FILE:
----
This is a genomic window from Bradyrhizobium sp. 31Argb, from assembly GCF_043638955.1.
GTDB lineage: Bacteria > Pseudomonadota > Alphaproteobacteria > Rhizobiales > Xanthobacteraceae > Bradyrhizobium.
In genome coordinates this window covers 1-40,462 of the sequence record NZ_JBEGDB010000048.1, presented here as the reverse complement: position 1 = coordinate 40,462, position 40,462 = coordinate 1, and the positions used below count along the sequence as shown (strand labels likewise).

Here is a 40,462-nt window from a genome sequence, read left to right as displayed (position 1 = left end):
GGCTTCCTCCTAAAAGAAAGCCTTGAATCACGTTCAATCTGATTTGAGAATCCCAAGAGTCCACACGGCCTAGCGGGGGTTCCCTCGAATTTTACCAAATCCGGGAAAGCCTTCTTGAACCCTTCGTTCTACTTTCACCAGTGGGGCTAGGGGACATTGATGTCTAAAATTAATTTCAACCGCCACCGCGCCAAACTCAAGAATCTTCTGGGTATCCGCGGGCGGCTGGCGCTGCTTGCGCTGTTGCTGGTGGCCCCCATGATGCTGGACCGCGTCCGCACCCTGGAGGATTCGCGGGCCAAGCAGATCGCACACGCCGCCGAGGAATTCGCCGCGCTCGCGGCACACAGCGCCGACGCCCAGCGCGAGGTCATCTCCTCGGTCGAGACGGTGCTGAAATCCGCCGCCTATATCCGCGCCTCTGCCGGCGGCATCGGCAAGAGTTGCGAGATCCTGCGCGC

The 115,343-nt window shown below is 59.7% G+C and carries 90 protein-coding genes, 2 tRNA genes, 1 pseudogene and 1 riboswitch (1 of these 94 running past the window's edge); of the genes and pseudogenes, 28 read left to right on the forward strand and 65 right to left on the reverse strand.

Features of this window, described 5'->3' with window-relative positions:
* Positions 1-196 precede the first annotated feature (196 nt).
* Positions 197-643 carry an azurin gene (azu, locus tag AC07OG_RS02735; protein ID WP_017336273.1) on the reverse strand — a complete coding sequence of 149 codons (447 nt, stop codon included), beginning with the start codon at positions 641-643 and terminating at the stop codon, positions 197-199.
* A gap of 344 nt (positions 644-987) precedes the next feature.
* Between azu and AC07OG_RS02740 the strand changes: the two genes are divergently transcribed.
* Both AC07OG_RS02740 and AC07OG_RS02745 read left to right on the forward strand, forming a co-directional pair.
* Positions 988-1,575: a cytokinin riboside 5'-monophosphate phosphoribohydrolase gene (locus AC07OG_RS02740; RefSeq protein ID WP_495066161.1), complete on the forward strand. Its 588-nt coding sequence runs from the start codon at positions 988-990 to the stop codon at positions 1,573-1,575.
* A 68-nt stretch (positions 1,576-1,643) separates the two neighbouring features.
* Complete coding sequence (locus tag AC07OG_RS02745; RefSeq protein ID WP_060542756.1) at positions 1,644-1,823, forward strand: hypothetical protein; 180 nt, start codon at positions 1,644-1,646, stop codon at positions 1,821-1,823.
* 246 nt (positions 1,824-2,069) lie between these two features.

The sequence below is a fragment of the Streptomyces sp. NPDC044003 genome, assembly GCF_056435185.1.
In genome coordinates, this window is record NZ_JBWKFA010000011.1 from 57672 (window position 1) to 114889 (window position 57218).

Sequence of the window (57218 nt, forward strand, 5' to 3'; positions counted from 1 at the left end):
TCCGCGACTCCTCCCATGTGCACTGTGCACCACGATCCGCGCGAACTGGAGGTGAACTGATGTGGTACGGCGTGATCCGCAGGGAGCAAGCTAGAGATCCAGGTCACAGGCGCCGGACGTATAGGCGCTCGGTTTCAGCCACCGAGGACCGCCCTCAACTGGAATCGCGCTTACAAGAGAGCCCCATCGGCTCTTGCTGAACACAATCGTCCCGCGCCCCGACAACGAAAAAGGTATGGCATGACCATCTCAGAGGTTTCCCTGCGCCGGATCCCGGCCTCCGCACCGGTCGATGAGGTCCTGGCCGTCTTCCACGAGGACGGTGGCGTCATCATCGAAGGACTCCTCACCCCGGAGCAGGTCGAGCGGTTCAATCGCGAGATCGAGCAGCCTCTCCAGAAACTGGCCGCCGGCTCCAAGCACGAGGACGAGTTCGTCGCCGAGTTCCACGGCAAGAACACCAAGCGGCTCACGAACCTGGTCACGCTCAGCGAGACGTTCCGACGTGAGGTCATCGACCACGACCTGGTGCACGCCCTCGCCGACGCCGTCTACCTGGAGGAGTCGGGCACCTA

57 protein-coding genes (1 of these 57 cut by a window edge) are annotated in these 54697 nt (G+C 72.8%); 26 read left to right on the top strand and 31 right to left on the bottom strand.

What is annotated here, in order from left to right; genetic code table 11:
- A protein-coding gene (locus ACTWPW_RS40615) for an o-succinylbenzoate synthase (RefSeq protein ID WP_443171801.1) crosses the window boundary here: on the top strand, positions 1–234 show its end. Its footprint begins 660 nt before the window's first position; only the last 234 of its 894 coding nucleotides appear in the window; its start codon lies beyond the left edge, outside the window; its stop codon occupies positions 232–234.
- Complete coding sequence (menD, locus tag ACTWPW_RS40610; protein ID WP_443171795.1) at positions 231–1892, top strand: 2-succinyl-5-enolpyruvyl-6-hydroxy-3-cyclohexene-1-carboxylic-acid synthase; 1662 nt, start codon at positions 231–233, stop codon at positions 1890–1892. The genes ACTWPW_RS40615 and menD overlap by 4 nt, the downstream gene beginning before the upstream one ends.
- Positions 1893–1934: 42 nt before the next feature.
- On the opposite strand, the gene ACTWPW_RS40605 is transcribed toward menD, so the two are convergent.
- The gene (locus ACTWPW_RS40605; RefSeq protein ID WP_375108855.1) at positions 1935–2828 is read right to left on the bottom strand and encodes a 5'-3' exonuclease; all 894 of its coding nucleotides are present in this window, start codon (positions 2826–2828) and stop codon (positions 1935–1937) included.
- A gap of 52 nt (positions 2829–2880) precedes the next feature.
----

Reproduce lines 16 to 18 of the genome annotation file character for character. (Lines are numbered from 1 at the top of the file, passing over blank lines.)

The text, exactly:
* 246 nt (positions 1,824-2,069) lie between these two features.

The sequence below is a fragment of the Streptomyces sp. NPDC044003 genome, assembly GCF_056435185.1.
In genome coordinates, this window is record NZ_JBWKFA010000011.1 from 57672 (window position 1) to 114889 (window position 57218).